Uzbek businesses received new incentives for growth when the president of Uzbekistan recently signed four decrees to stimulate development of small and medium enterprises and ensure a better entrepreneurial climate in the country.

It is anticipated that the decrees “benefits to the SME sector will total almost US$160mn a year, or about 1.5% of the country’s gross domestic product.

With funding from the Swiss State Secretariat for Economic Affairs, IFC’s Uzbekistan SME Policy Project has been working since 2002 to support the country’s government in efforts to improve the business environment.

IFC’s assistance has focused on streamlining the inspections regime, the business reporting requirements to various authorities, and the permits system. Over the past year, IFC worked closely with Uzbekistan’s ministry of economy, its ministry of justice, and the country’s Chamber of Industry and Commerce in drafting the presidential decrees.

The Decree on Decreasing the Burden of Inspections shifts away from regulators the rights to freeze a firm’s bank account, impose major fines, or confiscate goods. These actions are now the prerogative of courts, and prosecutors will be allowed to inspect a business only if they are investigating tax and currency violations.

The Decree on Reducing Excessive Powers of Inspecting Agencies focuses on the system of fines, which will be substantially reduced or waived altogether in cases of a first offence or offences that are unintentional or effectively harmless. The decree also calls for parliamentary approval of new rules, giving firms six months to pay any fine that exceeds 20% of their assets.

The Decree on Reducing Reporting Requirements concerns compulsory reporting. IFC’s Uzbekistan 2003 SME survey found that Uzbek businesses had to submit, on average, 133 statistics and tax reports to government agencies every year. The new decree reduces this number, makes reporting strictly quarterly, and prevents regulators from demanding additional documentation. Compulsory contact between firms and tax authorities is thus reduced threefold, and the number of reports an average SME has to file each year is halved.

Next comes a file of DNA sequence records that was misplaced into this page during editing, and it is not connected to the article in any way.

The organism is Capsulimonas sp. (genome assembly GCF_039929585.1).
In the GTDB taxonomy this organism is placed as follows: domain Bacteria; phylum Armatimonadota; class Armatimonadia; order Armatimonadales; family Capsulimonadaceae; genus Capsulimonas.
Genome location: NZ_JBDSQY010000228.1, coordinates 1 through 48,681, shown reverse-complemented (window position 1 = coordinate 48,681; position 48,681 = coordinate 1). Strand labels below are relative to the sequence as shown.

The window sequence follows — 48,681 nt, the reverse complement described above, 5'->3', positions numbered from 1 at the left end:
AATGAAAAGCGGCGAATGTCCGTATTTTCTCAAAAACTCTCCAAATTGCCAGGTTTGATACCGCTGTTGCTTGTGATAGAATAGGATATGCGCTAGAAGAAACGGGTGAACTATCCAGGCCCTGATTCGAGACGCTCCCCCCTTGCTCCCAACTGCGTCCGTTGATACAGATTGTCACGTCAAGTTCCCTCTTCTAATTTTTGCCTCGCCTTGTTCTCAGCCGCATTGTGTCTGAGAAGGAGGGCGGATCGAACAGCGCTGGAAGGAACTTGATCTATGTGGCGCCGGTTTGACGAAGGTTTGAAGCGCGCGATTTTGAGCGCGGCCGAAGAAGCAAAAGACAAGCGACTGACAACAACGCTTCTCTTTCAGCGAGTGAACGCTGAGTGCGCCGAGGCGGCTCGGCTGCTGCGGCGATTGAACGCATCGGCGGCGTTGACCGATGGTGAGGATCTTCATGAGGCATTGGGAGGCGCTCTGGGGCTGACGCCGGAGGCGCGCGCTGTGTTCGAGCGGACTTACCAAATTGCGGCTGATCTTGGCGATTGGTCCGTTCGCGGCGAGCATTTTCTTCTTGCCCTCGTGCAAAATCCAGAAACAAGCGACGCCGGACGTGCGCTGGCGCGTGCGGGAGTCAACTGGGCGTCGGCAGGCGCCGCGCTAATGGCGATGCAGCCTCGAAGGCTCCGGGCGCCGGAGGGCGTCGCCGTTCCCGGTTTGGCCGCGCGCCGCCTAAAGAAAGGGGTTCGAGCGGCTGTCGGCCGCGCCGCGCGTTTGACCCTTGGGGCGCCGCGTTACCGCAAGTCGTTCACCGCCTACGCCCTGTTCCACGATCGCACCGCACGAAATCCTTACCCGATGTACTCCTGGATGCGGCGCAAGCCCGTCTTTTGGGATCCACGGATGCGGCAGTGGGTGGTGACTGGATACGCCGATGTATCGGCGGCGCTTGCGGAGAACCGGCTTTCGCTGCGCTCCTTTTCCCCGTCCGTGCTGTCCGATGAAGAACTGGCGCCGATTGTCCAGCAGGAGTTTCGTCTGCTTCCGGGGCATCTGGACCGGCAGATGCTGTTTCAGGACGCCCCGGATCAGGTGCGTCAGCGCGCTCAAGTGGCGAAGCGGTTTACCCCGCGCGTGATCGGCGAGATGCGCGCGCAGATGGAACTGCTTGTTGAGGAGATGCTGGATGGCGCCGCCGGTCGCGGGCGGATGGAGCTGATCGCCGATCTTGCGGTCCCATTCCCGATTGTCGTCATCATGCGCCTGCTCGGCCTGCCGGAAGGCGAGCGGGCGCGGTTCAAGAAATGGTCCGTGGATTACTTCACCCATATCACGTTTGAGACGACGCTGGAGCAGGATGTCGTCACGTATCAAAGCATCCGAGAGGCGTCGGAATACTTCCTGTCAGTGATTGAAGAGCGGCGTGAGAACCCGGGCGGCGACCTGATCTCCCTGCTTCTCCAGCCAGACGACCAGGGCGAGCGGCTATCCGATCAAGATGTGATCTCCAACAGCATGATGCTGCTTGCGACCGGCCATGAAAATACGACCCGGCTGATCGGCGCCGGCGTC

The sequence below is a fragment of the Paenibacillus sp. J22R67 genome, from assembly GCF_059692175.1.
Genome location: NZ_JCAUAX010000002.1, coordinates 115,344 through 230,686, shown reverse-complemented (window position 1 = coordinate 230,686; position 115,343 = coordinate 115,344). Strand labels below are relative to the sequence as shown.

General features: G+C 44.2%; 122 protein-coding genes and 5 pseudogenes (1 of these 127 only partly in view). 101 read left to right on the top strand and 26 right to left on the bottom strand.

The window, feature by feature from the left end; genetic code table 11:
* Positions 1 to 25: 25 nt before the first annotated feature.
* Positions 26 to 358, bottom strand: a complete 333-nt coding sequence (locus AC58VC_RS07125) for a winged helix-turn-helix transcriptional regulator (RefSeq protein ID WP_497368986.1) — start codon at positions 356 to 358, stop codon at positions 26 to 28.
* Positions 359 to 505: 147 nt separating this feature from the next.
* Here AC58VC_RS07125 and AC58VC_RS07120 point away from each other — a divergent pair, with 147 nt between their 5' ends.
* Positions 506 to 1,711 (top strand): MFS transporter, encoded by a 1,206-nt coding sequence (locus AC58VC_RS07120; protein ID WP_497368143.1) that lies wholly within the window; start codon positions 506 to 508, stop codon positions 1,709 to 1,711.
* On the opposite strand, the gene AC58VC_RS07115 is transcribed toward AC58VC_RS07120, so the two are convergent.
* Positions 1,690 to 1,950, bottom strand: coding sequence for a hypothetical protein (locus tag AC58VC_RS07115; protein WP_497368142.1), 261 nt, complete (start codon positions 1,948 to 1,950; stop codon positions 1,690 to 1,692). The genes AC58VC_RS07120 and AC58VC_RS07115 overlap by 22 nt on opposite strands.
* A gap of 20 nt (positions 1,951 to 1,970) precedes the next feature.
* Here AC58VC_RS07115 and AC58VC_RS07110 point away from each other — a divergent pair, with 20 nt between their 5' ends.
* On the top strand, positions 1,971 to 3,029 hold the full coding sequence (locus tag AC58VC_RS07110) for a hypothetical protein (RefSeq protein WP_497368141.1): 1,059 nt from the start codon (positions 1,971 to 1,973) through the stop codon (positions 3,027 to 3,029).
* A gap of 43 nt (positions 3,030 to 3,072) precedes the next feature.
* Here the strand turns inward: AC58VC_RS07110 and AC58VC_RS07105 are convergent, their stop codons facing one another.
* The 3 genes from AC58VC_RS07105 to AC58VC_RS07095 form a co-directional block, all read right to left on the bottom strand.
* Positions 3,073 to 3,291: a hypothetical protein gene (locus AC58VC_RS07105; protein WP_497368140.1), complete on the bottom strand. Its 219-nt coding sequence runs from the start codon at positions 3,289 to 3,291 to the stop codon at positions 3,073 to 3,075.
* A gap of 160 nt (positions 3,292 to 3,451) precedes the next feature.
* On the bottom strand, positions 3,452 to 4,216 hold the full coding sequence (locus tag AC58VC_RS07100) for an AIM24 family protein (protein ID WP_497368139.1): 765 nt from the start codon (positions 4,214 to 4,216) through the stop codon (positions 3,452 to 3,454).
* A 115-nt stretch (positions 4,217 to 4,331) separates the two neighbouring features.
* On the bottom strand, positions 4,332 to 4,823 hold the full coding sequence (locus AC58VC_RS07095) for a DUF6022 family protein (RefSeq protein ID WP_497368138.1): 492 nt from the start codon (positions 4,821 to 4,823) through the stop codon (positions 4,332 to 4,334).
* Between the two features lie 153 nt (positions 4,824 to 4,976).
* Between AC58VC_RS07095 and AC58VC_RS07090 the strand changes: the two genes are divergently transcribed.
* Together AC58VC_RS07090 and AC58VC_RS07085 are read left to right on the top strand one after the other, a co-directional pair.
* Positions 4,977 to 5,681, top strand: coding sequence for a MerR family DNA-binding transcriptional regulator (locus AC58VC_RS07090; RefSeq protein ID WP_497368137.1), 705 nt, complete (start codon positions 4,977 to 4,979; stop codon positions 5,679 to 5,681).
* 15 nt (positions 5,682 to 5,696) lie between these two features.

The Decree on Simplified SME Taxation replaces a complex system of taxation for small and medium enterprises, under which most SMEs had had to pay four different taxes. Now they will pay a single tax equal to 13% of profits.

According to Uzbekistan’s first deputy minister of economy, Galina Saidova, “the government of Uzbekistan developed the new decrees in close collaboration with the business community and international institutions, particularly with the experts from IFC.”

She adds that the signed decrees demonstrate that the Uzbek government recognises an important role for the SME sector in the economic development of the country.

Zafar Khashimov, IFC’s project manager, notes: “IFC is strongly committed to continuing its assistance to the Uzbek government in order to create a more favourable climate for business. These decrees will have a significant impact on the SME sector and should serve as an additional impetus for further growth.”